Ruth Dukas label dresses were priced for a well-to-do customer with a price tag of $150-$450 in the 1960s. (In 1969, the average annual expenditure per family on Dresses by Women, 14 years and older, was $46.80). In a full page ad for the department store Simpson’s in the Globe & Mail dated Thursday, September 15, 1966, there is a Ruth Dukas gown described as “C-opulent splendor inflow of ball gown and matching coat of brocade. Lacquer red, extravagantly jewel banded by Ruth Dukas, Size 12, $495”.


Although she won many awards for her work and sold successfully across Canada and into the USA, Ruth closed her manufacturing business in 1972, and from 1973-1976, Ruth ran a store on Eglinton Avenue West called Ruth Dukas Today. In the years that followed, she also taught fashion design courses at Sheridan College and The Fashion Institute.  She ran the workroom for Jean Pierce, was a buyer and managed stores for Riche, designed knitwear alongside Alfred Sung, was a salesperson and buyer for Alan Cherry. In more recent years, she has devoted her time to oil painting, and the fine detail of her paintings continues to illustrate her meticulous attention to detail.

For further reading:

Routh, Caroline. In Style: 100 Years of Canadian Women’s Fashion. Toronto: Stoddart Publishing Co. Ltd., 1993. Print.

Advertisement for Simpson’s in The Globe & Mail: Thursday, September 15, 1966. Print.

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Evening gowns and Canadian Designer Pat McDonagh

By Ingrid Mida

There are many beautiful evening gowns in the Fashion Research Collection at Ryerson University, with the oldest gown dating back to c.1860.  Wedding gowns, ball gowns and evening gowns might only be worn once or perhaps only a few times, and then stored for many years before the owner is willing to part with them. Special event clothing often makes up a high proportion of study and museum collections, and that is also true at Ryerson.

I want to feature Canadian designers as much as possible on this blog and I have selected two evening ensembles created by acclaimed Canadian designer Pat McDonagh for this post.

Label: Pat McDonagh FRC2013.99.020

Label: Pat McDonagh

Pat McDonagh was born in England, studied at Manchester University and the Sorbonne, before coming to Canada in the 1970s. According to her website biography, she is known for her “innovative textile techniques and youthful romanticism” and has designed gowns for celebrities and royalty. She is one of the founding members of the Fashion Design Council of Canada and has had a remarkable career as a Canadian fashion designer with 2010 marking her 40th year in fashion. She has won a number of awards including:

American Legend Fur Award
Five World Bureau Awards, 1975
New York Times award for Design Excellence, 1982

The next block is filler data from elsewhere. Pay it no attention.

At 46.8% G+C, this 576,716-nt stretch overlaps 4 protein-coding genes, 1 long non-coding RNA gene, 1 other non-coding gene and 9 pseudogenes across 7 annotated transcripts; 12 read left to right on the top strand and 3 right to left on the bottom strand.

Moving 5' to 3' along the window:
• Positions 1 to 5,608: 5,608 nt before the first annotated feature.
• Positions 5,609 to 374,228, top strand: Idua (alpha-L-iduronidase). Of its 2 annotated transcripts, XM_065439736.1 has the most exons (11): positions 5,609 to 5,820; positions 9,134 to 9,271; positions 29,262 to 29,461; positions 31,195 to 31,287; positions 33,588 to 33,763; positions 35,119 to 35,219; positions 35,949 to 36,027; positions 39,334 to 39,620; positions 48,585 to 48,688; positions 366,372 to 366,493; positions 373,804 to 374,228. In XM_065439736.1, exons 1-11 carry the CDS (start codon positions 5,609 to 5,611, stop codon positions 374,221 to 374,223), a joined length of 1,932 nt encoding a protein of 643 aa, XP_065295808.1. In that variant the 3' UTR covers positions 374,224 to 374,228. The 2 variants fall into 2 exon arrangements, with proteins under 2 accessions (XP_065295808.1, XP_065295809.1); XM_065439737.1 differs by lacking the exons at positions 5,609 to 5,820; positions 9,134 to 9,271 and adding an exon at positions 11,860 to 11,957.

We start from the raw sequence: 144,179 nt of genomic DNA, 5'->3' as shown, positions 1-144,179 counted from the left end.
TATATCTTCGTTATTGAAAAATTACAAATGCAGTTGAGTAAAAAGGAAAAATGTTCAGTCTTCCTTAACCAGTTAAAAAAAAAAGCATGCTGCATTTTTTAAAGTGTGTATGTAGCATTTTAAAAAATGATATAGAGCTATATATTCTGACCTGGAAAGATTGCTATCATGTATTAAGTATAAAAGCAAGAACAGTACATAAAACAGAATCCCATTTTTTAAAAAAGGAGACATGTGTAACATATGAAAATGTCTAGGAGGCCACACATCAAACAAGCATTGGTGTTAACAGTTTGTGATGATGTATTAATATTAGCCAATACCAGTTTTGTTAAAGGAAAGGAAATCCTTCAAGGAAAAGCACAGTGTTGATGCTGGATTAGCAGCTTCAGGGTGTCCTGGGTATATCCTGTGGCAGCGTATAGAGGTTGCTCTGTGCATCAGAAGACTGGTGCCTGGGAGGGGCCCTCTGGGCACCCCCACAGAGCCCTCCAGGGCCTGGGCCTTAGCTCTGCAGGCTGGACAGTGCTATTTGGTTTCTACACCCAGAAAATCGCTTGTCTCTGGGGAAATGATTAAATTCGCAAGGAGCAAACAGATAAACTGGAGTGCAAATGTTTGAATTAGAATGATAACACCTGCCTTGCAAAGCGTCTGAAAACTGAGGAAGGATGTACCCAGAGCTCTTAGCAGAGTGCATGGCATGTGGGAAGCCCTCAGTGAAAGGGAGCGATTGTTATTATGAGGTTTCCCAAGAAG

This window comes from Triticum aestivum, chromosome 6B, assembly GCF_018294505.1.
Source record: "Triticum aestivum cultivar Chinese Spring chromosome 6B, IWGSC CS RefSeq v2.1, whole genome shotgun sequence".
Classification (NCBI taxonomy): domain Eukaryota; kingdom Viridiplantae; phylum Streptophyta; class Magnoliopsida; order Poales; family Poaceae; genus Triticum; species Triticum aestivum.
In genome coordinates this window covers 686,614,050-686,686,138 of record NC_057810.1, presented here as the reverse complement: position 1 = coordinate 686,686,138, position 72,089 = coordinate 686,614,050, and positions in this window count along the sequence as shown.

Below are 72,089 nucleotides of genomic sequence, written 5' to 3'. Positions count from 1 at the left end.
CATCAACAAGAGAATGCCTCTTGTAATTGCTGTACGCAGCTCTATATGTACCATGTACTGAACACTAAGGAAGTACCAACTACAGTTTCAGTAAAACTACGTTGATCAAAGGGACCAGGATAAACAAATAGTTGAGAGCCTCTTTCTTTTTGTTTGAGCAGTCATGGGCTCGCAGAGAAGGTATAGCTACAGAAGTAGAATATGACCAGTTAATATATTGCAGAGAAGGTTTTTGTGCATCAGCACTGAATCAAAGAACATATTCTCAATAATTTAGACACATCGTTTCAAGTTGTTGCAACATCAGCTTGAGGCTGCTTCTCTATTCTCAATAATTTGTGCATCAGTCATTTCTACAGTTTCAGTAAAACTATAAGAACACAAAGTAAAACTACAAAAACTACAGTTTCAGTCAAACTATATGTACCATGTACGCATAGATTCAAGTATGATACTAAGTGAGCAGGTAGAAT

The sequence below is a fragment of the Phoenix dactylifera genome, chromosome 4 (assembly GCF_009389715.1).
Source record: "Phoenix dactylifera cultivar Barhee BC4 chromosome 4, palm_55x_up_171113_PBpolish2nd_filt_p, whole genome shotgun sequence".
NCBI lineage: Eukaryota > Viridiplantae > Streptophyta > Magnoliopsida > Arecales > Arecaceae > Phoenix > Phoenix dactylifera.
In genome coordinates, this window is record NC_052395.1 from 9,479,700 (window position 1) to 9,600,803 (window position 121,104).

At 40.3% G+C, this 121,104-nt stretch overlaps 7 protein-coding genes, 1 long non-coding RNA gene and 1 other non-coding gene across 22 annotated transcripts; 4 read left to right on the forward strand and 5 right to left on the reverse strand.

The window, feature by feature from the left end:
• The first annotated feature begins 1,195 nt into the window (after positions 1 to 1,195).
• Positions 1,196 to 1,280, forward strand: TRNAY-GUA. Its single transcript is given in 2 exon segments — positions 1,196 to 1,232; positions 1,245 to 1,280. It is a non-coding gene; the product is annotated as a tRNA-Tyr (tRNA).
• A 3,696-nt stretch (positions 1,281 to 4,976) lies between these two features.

Judy Award for Contribution to the Canadian Fashion Industry, 1992
The Majestic Mink Award, 1994
Bata Shoe Museum Best Shoe Award, 2000
Matinee International Award, 2002
NAFA Fur Award, 2002
FDCC Lifetime Achievement Award, 2003

The two gowns by Pat McDonagh that were photographed for the digitization project include: a gold lame two-piece ensemble (FRC2000.04.002A+B) and a white satin ball gown (FRC2013.99.020).


Gold lame two-piece evening ensemble (FRC2000.04.002 A+B)
Pat McDonagh, c. 1980s.

This shiny metallic gold lame Edwardian style top with puffed sleeves and ruffles with a matching gold lame long gathered skirt by Pat McDonagh captures the essence of the 1980s evening look, which was a blend of decadence and Hollywood glitz.


Back view Gold lame two-piece evening ensemble
Pat McDonagh, c.1980s (FRC2000.04.002 A+B)

The metallic finish of the lame and the cascade of ruffles would sparkle in the dimmest light.


White satin strapless evening gown with black velvet trim and applique. FRC2013.99.020
Pat McDonagh, c.2000s.

The snow-white satin evening gown with black velvet trim at the bust-line and black velvet applique on the skirt  is another statement piece by Pat McDonagh, but in a quieter and more refined way. Undated in the collection, it probably can be situated as having been crafted in the last decade. It is in perfect condition, and perhaps was worn only once as it is unmarked.


The black velvet applique is reminiscent of the soutache embroidery on white cotton gowns that was so popular in the 1860s. (See for example the White cotton pique day dress embroidered with black soutache from the Costume Institute at the Met. C.I.60.6.11 A+B recently on display alongside a painting by Claude Monet called “Women in the Garden” from 1866 in the exhibition Fashion, Impressionism and Modernity at the Metropolitan Museum of Art seen in this installation shot).


Close up of applique detail on FRC2013.99.020

After writing this post, Pat McDonagh corrected my interpretation and told me that this dress was actually designed for “Canada’s first winner of the Rose of Tralee Festival in Tralee Ireland. Contestants of Irish descent come from all over the world to compete for the title of Irish Rose, the dress was prepared with traditional Irish symbols, it is the biggest pageant festival in the world.” This festival takes its inspiration from a 19th century ballad about a woman called “The Rose of Tralee” because of her beauty.

Both evening gowns featured in this post are finely finished, a hallmark of the Canadian label Pat McDonagh.

The FRC also holds another six garments by Pat McDonagh that were not photographed for the digitization project, including:

Ball gown,  hand-painted yellow silk with full skirt, c.2005-2010. (FRC2013.99.010)

Dress, Green, purple, orange and pink hoizontal striped silk chemise dress with short sleeves and V-neck, c.1970s. (FRC1998.04.003)

Evening gown, black floral printed chiffon spaghetti strap dress with blouson top, gathered waist and panelled overskirt, c. 1976-79. (FRC19888.02.008)

Evening gown, gray one-shoulder knit, beaded. c.2000-2010. (FRC2013.02.005).

Evening gown, grey sequined evening dress with train, spaghetti straps with cross-over back, c.2007-2010. (FRC.2013.99.025)

Skirt, Black lace tiered calf length. c.1980s. (FRC2000.04.003).

Additional References:

About Pat McDonagh”. Pat McDonagh n.d. Web, Jan. 2013.

Routh, Caroline. In Style: 100 Years of Canadian Women’s Fashions. Toronto: Stoddart Publishing Co. Ltd., 1993. Print.